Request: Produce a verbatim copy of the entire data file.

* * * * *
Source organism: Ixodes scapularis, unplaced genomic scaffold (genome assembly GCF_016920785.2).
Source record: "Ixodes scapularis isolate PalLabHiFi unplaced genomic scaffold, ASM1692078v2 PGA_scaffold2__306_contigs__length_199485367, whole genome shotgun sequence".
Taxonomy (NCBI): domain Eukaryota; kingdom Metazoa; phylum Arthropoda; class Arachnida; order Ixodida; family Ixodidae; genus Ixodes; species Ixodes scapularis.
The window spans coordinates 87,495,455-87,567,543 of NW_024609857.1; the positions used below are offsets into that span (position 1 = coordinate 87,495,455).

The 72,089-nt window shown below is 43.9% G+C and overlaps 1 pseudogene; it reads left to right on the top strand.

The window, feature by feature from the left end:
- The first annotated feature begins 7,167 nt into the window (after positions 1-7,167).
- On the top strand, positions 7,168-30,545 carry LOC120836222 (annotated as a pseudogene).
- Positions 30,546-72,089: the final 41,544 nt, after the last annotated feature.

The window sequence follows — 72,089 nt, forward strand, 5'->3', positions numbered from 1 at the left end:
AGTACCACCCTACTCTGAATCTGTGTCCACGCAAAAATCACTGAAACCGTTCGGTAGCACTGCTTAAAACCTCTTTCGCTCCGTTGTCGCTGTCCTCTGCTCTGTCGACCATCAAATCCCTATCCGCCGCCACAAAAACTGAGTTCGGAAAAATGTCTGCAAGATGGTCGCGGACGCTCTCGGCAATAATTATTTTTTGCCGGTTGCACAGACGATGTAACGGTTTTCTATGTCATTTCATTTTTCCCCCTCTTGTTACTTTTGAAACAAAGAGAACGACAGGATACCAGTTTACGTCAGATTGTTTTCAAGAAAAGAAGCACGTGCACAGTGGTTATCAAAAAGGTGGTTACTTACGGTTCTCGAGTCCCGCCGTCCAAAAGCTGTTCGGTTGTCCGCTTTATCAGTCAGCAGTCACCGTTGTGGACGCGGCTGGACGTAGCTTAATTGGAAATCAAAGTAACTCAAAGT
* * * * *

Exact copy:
Source organism: Ixodes scapularis, unplaced genomic scaffold (genome assembly GCF_016920785.2).
Source record: "Ixodes scapularis isolate PalLabHiFi unplaced genomic scaffold, ASM1692078v2 PGA_scaffold2__306_contigs__length_199485367, whole genome shotgun sequence".
Taxonomy (NCBI): domain Eukaryota; kingdom Metazoa; phylum Arthropoda; class Arachnida; order Ixodida; family Ixodidae; genus Ixodes; species Ixodes scapularis.
The window spans coordinates 87,495,455-87,567,543 of NW_024609857.1; the positions used below are offsets into that span (position 1 = coordinate 87,495,455).

The 72,089-nt window shown below is 43.9% G+C and overlaps 1 pseudogene; it reads left to right on the top strand.

The window, feature by feature from the left end:
- The first annotated feature begins 7,167 nt into the window (after positions 1-7,167).
- On the top strand, positions 7,168-30,545 carry LOC120836222 (annotated as a pseudogene).
- Positions 30,546-72,089: the final 41,544 nt, after the last annotated feature.

The window sequence follows — 72,089 nt, forward strand, 5'->3', positions numbered from 1 at the left end:
AGTACCACCCTACTCTGAATCTGTGTCCACGCAAAAATCACTGAAACCGTTCGGTAGCACTGCTTAAAACCTCTTTCGCTCCGTTGTCGCTGTCCTCTGCTCTGTCGACCATCAAATCCCTATCCGCCGCCACAAAAACTGAGTTCGGAAAAATGTCTGCAAGATGGTCGCGGACGCTCTCGGCAATAATTATTTTTTGCCGGTTGCACAGACGATGTAACGGTTTTCTATGTCATTTCATTTTTCCCCCTCTTGTTACTTTTGAAACAAAGAGAACGACAGGATACCAGTTTACGTCAGATTGTTTTCAAGAAAAGAAGCACGTGCACAGTGGTTATCAAAAAGGTGGTTACTTACGGTTCTCGAGTCCCGCCGTCCAAAAGCTGTTCGGTTGTCCGCTTTATCAGTCAGCAGTCACCGTTGTGGACGCGGCTGGACGTAGCTTAATTGGAAATCAAAGTAACTCAAAGT